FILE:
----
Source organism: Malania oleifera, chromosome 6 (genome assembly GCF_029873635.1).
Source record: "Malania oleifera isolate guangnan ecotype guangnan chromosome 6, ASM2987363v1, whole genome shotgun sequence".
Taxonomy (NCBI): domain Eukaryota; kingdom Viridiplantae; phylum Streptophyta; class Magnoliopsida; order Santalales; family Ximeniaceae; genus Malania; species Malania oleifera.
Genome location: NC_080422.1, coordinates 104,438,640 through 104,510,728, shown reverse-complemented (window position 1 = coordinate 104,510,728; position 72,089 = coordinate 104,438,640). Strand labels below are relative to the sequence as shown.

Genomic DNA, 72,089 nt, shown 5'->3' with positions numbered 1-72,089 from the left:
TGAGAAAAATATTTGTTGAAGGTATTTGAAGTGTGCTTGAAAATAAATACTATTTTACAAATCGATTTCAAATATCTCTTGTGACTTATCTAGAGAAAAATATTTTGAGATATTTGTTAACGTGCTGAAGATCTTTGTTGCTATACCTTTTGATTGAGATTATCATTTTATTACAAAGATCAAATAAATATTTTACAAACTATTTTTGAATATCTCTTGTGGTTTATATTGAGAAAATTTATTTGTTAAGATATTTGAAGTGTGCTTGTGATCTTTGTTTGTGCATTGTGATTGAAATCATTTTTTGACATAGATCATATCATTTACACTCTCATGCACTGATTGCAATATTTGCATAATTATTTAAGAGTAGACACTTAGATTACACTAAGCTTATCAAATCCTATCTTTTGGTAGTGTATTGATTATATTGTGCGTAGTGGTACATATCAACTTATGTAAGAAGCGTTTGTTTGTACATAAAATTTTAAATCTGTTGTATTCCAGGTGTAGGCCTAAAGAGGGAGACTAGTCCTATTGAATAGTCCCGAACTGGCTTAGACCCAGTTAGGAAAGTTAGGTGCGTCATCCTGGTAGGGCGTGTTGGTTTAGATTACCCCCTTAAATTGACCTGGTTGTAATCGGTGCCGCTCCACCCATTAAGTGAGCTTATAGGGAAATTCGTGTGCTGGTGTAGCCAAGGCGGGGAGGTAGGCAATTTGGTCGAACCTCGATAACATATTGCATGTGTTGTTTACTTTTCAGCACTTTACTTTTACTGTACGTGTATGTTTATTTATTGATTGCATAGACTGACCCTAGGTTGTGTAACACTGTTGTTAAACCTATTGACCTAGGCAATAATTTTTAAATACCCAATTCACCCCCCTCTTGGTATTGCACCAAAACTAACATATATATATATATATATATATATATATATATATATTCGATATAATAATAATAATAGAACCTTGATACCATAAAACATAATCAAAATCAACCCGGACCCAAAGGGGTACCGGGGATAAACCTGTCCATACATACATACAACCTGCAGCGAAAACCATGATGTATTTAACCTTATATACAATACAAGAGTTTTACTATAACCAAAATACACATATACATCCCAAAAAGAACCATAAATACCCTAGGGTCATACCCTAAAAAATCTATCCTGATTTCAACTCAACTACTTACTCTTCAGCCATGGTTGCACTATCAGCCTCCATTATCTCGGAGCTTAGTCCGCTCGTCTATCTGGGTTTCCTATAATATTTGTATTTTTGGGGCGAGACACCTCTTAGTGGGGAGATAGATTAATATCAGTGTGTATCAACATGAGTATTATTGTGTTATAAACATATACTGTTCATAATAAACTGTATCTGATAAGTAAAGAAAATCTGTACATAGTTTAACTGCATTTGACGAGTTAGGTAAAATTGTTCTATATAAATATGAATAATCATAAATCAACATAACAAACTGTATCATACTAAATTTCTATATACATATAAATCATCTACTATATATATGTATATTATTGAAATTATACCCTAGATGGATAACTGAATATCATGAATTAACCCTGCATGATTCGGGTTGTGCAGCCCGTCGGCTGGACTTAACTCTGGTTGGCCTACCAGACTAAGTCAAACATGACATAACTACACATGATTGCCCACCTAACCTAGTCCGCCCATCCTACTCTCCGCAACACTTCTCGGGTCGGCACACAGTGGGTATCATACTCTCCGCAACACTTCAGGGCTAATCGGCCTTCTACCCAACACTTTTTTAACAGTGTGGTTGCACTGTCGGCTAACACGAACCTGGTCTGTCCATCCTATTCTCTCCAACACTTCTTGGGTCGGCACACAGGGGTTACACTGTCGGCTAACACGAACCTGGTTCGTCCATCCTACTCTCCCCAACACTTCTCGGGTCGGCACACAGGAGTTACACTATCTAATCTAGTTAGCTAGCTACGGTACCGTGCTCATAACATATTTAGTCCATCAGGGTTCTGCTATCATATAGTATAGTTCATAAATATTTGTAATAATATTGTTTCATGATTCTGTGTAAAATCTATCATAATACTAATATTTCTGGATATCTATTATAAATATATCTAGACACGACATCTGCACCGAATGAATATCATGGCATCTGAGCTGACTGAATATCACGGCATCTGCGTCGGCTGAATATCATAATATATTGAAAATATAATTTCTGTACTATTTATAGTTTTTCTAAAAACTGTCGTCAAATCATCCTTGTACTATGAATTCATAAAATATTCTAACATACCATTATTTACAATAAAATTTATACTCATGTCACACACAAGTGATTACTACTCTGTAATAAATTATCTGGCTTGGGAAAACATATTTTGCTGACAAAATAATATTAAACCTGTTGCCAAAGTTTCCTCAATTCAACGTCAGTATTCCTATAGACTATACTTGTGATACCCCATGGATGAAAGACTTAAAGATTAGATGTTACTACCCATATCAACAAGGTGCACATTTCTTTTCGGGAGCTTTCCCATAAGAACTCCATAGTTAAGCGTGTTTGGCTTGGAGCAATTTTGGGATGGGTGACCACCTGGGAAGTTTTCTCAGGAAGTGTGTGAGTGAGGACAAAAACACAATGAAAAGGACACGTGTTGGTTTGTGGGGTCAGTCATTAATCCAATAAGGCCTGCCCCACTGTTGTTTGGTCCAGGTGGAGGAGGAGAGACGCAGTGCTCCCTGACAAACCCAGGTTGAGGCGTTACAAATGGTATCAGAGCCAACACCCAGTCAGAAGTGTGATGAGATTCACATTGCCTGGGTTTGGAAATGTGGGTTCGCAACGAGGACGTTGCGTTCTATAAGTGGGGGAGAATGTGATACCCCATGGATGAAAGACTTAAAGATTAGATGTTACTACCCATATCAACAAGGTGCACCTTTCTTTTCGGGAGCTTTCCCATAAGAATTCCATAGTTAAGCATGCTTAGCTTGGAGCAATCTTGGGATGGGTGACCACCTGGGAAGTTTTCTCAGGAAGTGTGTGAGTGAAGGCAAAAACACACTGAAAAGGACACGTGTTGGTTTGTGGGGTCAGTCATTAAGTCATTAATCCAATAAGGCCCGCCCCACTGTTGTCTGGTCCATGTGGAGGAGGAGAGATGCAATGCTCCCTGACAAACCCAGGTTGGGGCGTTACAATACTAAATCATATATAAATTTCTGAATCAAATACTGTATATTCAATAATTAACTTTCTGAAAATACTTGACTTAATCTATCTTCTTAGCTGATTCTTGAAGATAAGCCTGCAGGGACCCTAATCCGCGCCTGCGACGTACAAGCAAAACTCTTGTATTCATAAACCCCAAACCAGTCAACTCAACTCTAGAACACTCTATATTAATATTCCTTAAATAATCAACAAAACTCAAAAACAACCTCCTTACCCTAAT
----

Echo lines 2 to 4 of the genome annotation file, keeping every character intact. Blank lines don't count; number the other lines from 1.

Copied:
Source record: "Malania oleifera isolate guangnan ecotype guangnan chromosome 6, ASM2987363v1, whole genome shotgun sequence".
Taxonomy (NCBI): domain Eukaryota; kingdom Viridiplantae; phylum Streptophyta; class Magnoliopsida; order Santalales; family Ximeniaceae; genus Malania; species Malania oleifera.
Genome location: NC_080422.1, coordinates 104,438,640 through 104,510,728, shown reverse-complemented (window position 1 = coordinate 104,510,728; position 72,089 = coordinate 104,438,640). Strand labels below are relative to the sequence as shown.